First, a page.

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Trump’s Reichstag Fire

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The burning of Minneapolis gives Trump a powerful new weapon to use in his bid for re-election. He can argue—indeed, he already has, on his Twitter feed—that he is the only person who can stand between the forces of disorder and lawlessness, on the one hand, and order and stability, on the other—and he can offer a case that the Democratic Party has become the home of chaos, criminality and the breakdown of civic stability.

That’s a good argument. It will obviously appeal to his law-and-order base, but it might attract some waverers in the middle who, alarmed at what went down in Minneapolis, and fearful the violence might presage some kind of national breakdown, could put aside all their pre-existing concerns about Trump and vote for him anyway.

History witnessed something akin to this situation nearly 90 years ago, when the German Parliament (Reichstag) Building burned down on the night of Feb. 27, 1933. Adolf Hitler had been in power only little more than one month, but the arson-ignited blaze gave him the pretext to blame “Communists,” after which he began solidifying the national-security state that led to his dictatorship and, of course, to World War II. Historians now believe (and many already did at the time) that it was not Communists that started the fire, but Hitler’s own men, under the direction of his Interior Minister, Hermann Goring. The fire and its aftermath are now known collectively as The Reichstag Fire, and serve as a metaphor for a deliberate act of espionage, deception and destruction that gives a would-be dictator an excuse to crack down on his opposition and scare the living hell out of his country’s citizens.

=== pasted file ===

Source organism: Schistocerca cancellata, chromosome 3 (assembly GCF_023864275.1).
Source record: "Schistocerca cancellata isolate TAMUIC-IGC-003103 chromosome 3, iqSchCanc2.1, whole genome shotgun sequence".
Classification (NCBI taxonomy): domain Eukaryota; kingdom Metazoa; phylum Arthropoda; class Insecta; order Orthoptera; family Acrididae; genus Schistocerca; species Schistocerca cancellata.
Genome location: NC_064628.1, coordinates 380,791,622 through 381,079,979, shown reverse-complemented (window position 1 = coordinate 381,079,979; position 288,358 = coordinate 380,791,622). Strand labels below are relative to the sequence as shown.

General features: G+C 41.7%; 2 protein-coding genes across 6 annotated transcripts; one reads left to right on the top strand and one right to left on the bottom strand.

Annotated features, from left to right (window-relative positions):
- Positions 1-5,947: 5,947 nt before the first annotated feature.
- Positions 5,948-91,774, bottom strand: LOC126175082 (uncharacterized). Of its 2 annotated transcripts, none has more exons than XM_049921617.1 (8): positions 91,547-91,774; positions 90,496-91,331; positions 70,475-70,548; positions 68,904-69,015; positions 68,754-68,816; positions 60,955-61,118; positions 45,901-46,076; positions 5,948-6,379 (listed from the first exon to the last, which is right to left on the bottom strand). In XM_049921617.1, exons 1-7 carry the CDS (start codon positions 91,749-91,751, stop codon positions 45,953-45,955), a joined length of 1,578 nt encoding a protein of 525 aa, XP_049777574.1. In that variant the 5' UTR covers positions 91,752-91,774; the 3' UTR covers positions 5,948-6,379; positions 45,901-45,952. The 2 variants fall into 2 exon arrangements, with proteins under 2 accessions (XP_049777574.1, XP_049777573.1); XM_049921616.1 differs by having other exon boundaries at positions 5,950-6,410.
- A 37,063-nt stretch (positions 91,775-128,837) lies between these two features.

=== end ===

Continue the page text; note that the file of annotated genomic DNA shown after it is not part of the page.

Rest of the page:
In Minneapolis the destruction of a large part of the city is the equivalent of the burning of the Parliament Building. In Donald J. Trump we see the equivalent of Hitler, a conservative, angry and mendacious man, eager to amass all power at whatever cost, and surrounded by a violent clan of rightwing fascists eager to do his bidding. But who are the “Communists” that Trump is blaming for the destruction?

Just look at his tweets today. Leftists, obviously. Thugs. The radical left. Democrats. In other words, the usual scapegoats Trump uses to rile up his base. But let us look deeper. Who really committed the violence in Minneapolis?

All the reporting suggests that the overwhelming majority of the thousands of demonstrators who showed up to protest the murder of George Floyd were peaceful. They gathered (as is their Constitutional right). They marched, and held signs, and chanted slogans, just as Americans have done since founding of the Republic. They watched the buildings erupt into flames, but they did not start the fires. Then who did?

I need to segue for a moment back to 2011, when the Occupy Movement—which came of age here in Oakland—held a massive rally to protest economic inequality and racism. On the Tuesday night of Oct. 25, a huge crowd surrounding City Hall was broken up by police, who, after repeated warnings urging them to disperse, fired projectiles at them. One man, a former Marine named Scott Olsen, was hit in the head, and suffered a serious skull fracture.